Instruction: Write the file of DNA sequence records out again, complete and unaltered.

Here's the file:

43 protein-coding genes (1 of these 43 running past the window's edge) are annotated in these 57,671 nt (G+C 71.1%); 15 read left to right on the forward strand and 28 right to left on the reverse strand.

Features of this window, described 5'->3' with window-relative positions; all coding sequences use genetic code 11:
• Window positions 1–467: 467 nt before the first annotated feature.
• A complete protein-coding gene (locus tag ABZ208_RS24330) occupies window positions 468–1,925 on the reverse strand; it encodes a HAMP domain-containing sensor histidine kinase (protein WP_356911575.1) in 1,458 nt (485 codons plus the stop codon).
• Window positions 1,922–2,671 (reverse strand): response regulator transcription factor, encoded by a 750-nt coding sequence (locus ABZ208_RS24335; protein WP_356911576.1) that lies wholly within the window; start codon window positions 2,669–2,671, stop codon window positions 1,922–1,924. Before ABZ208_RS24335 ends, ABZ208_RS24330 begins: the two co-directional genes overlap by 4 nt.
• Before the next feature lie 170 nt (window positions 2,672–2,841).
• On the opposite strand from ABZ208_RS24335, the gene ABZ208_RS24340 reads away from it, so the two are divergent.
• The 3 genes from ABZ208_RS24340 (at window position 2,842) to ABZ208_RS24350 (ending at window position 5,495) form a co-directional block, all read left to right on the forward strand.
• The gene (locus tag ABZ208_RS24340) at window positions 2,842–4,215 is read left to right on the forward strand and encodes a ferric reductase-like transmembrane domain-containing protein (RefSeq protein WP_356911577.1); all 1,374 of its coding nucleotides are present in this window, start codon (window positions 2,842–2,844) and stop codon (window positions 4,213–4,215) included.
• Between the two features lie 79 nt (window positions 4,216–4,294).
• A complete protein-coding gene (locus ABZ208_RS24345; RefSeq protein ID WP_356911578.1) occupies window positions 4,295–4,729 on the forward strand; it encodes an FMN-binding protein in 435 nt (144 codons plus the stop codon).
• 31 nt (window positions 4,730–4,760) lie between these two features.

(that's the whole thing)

43 protein-coding genes (1 of these 43 running past the window's edge) are annotated in these 57,671 nt (G+C 71.1%); 15 read left to right on the forward strand and 28 right to left on the reverse strand.

Features of this window, described 5'->3' with window-relative positions; all coding sequences use genetic code 11:
• Window positions 1–467: 467 nt before the first annotated feature.
• A complete protein-coding gene (locus tag ABZ208_RS24330) occupies window positions 468–1,925 on the reverse strand; it encodes a HAMP domain-containing sensor histidine kinase (protein WP_356911575.1) in 1,458 nt (485 codons plus the stop codon).
• Window positions 1,922–2,671 (reverse strand): response regulator transcription factor, encoded by a 750-nt coding sequence (locus ABZ208_RS24335; protein WP_356911576.1) that lies wholly within the window; start codon window positions 2,669–2,671, stop codon window positions 1,922–1,924. Before ABZ208_RS24335 ends, ABZ208_RS24330 begins: the two co-directional genes overlap by 4 nt.
• Before the next feature lie 170 nt (window positions 2,672–2,841).
• On the opposite strand from ABZ208_RS24335, the gene ABZ208_RS24340 reads away from it, so the two are divergent.
• The 3 genes from ABZ208_RS24340 (at window position 2,842) to ABZ208_RS24350 (ending at window position 5,495) form a co-directional block, all read left to right on the forward strand.
• The gene (locus tag ABZ208_RS24340) at window positions 2,842–4,215 is read left to right on the forward strand and encodes a ferric reductase-like transmembrane domain-containing protein (RefSeq protein WP_356911577.1); all 1,374 of its coding nucleotides are present in this window, start codon (window positions 2,842–2,844) and stop codon (window positions 4,213–4,215) included.
• Between the two features lie 79 nt (window positions 4,216–4,294).
• A complete protein-coding gene (locus ABZ208_RS24345; RefSeq protein ID WP_356911578.1) occupies window positions 4,295–4,729 on the forward strand; it encodes an FMN-binding protein in 435 nt (144 codons plus the stop codon).
• 31 nt (window positions 4,730–4,760) lie between these two features.